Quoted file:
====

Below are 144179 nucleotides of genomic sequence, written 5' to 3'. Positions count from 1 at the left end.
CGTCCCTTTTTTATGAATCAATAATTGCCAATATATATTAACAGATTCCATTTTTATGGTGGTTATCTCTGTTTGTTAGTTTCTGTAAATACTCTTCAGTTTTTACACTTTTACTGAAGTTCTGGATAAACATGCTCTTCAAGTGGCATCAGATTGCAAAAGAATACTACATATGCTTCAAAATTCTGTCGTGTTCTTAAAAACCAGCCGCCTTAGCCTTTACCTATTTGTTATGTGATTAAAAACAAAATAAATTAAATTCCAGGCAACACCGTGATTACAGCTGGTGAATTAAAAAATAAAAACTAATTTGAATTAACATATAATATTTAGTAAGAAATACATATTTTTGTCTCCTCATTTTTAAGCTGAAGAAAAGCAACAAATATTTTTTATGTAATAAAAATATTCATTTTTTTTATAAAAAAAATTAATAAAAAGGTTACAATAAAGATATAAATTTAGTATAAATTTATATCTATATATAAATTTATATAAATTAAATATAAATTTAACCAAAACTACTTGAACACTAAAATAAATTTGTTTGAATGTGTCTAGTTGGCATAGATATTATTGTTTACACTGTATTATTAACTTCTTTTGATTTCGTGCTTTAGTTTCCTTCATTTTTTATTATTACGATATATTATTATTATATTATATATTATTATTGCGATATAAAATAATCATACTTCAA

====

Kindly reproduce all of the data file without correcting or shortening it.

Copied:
Below are 144179 nucleotides of genomic sequence, written 5' to 3'. Positions count from 1 at the left end.
CGTCCCTTTTTTATGAATCAATAATTGCCAATATATATTAACAGATTCCATTTTTATGGTGGTTATCTCTGTTTGTTAGTTTCTGTAAATACTCTTCAGTTTTTACACTTTTACTGAAGTTCTGGATAAACATGCTCTTCAAGTGGCATCAGATTGCAAAAGAATACTACATATGCTTCAAAATTCTGTCGTGTTCTTAAAAACCAGCCGCCTTAGCCTTTACCTATTTGTTATGTGATTAAAAACAAAATAAATTAAATTCCAGGCAACACCGTGATTACAGCTGGTGAATTAAAAAATAAAAACTAATTTGAATTAACATATAATATTTAGTAAGAAATACATATTTTTGTCTCCTCATTTTTAAGCTGAAGAAAAGCAACAAATATTTTTTATGTAATAAAAATATTCATTTTTTTTATAAAAAAAATTAATAAAAAGGTTACAATAAAGATATAAATTTAGTATAAATTTATATCTATATATAAATTTATATAAATTAAATATAAATTTAACCAAAACTACTTGAACACTAAAATAAATTTGTTTGAATGTGTCTAGTTGGCATAGATATTATTGTTTACACTGTATTATTAACTTCTTTTGATTTCGTGCTTTAGTTTCCTTCATTTTTTATTATTACGATATATTATTATTATATTATATATTATTATTGCGATATAAAATAATCATACTTCAA